A quick post to keep the blog going. Seaweed season has passed me by a bit, first because of the bad weather and second, when the weather was better, because I did not have much time to go out. I went snorkelling only twice in May in my usual (shallow) spot at Castle Beach in Falmouth. On the 13th of May the plankton bloom was in full swing: a (wannabe) photographers nightmare! Generally, the seaweeds at this point were already a bit ‘over the hill’. I managed to get a nice shot of Berry wart Cress Sphaerococcus coronopifolius though (above). I also glimpsed what I believe is Iridescent Drachiella Drachiella spectabilis under a rock overhang. The bright blue Bushy rainbow wrack Cystoseira tamariscifolia contrasted very nciely with the deep red of the Red rags Dilsea carnosa, I hope to get a much better picture of that (probably next year…).By the next snorkel session the 19th, the visibility was much better. Some photos of the green seaweed Codium sp., A Gelidium sp. (pulchellum?) and a patch of Slender-beaded coral weed Jania rubens growing epiphytically on Hairy sponge weed Cladostephus spongiosus with the very common species Ulva and Oyster thief Colpomenia peregrina (and others). Next, Beautiful Fan weed Callophyllis laciniata and another Berry wart Cress Sphaerococcus coronopifolius. Finally, three shots giving a general impression of the seaweed growth and what I think is Chipolata weed Scytosiphon lomentaria as well as a snakelocks anemone inbetween yellowed False eyelash weed Calliblepharis jubata. About the animals: there are some juvenile pollack around, as well as two-spot gobies. I saw a brown, flabby shape drifting through the water at one point and my first thought was that it was a seahare but it actually turned out to be a small clingfish (I could not get a photo unfortunately). There were quite some polychaete worms erratically swimming around in their reproductive ‘epitoke’ stage. The final photo shows one (with a Nassarius reticulatus in the background) which could be Perinereis cultifera.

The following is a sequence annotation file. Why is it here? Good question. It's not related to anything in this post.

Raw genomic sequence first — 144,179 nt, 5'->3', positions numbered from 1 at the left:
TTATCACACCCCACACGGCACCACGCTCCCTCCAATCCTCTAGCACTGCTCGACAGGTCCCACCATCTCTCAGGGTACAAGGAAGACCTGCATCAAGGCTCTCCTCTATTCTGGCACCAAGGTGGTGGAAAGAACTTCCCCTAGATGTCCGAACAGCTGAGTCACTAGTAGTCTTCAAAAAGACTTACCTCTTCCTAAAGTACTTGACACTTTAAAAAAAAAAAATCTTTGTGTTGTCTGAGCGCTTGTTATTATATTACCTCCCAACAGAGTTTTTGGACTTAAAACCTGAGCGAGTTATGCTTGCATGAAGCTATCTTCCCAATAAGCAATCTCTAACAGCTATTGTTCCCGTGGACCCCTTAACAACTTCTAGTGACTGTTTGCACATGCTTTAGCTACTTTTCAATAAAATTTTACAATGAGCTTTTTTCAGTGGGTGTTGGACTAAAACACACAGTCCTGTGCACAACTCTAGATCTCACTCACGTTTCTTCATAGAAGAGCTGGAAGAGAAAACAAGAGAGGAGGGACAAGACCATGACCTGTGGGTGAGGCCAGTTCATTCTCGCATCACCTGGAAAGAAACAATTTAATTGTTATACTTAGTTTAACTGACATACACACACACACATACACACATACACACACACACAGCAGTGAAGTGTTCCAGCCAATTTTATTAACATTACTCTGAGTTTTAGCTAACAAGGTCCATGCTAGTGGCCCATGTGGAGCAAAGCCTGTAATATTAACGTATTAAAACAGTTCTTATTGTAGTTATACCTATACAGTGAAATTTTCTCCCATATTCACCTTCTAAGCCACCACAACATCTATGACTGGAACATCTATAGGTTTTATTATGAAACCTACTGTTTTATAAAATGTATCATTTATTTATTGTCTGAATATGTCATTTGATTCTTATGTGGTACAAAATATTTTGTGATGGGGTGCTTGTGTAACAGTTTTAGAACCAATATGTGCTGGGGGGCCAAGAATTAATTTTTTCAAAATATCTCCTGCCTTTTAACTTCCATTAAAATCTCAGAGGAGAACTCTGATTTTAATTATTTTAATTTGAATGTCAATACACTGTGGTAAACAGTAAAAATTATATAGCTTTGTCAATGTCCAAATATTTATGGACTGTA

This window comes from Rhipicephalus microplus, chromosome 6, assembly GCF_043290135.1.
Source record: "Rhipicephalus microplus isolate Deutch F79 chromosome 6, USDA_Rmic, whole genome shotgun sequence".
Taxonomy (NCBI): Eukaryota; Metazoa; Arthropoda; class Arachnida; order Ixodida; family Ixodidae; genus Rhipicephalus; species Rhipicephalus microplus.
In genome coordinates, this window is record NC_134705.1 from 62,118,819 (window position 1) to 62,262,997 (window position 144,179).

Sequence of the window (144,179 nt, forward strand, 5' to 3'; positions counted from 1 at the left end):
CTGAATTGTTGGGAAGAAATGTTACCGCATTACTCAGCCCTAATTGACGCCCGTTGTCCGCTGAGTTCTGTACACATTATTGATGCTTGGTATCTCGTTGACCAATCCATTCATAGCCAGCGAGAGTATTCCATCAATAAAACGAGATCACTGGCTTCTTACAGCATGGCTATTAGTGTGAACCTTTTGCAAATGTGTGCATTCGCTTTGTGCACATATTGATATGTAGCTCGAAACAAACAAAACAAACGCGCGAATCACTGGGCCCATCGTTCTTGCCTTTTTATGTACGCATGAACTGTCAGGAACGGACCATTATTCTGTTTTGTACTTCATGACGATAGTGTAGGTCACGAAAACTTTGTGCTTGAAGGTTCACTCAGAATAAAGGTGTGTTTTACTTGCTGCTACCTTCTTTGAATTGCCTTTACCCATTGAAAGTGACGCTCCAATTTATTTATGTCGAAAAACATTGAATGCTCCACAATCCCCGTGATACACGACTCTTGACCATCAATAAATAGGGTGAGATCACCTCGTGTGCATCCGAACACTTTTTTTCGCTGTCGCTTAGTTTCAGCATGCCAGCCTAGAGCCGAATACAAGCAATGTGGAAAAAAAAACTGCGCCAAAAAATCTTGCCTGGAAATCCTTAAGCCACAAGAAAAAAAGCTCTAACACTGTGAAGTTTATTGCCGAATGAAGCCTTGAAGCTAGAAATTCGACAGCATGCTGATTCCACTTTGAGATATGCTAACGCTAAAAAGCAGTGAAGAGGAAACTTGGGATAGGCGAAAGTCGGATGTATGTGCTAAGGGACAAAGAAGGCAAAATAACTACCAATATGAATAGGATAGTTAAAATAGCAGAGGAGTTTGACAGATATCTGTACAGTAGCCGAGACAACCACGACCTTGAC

This Thursday was only sunny, but also not windy, with a good low tide in the early afternoon, which meant I reserved a few hours to go to Tunnel/Castle/Gylly beach for some snorkelling. The photo above shows Gylly Beach, with the start of Swanpool lagoon behind it and the Lizard in the far distance. (I took this with my iPhone using a Hipstamatic filter; for more iPhone pics of Cornwall see cornwall_hipsta on instagram…). The water temperature was OK (9C?) but the viz was not as good as I hoped. The seaweeds are at their peak now and the pools looked very pretty. Not many fish, but I saw a small brown thing floating around which I first thought was Sea hare, but turned out to be a small (perhaps a Connemara) clingfish lazing about until it noticed me and bolted into the seaweeds. I carefully snorkelled in about half a meter of water, admiring the views and trying to take photos close-up (as the viz was not too good) with my wide angle wetlens. Below an above-water shot of some iridescent Bushy rainbow wrack Cystoseira tamariscifolia and the invasive red Bonnemaisonia hamifera (on the left). I need to go back studying photography basics. A main challenge is contrast. The pools have beautiful white sand, which result in hugely overexposed photos (or completely darkened subjects). I have come up with my own law, the Photography Frustration Index (PFI): the beauty of the subject (B) x the difficulty of capturing it (D). The PFI is very high in the case of seaweeds! Next: Bushy rainbow wrack under Thong weed, Purple claw weed Cystoclonium purpureum, Bushy berry wrack Cystoseira nodulosum covered with the epiphytes Asparagopsis (left) and Bonnemaisonia (right), Hairy sand weed Cladostephus spongiosus, Black scour weed Ahnfeltia plicata (you can see they grow in the sand and must be used to scouring) a ‘bouquet’ of different species (with a snakelocks anemone) and a last photo of a variety of species, including the common False eyelash weed Calliblepharis jubata. The tides and weather conditions are unfavourable the coming days but I hope to go snorkeling again end of the week!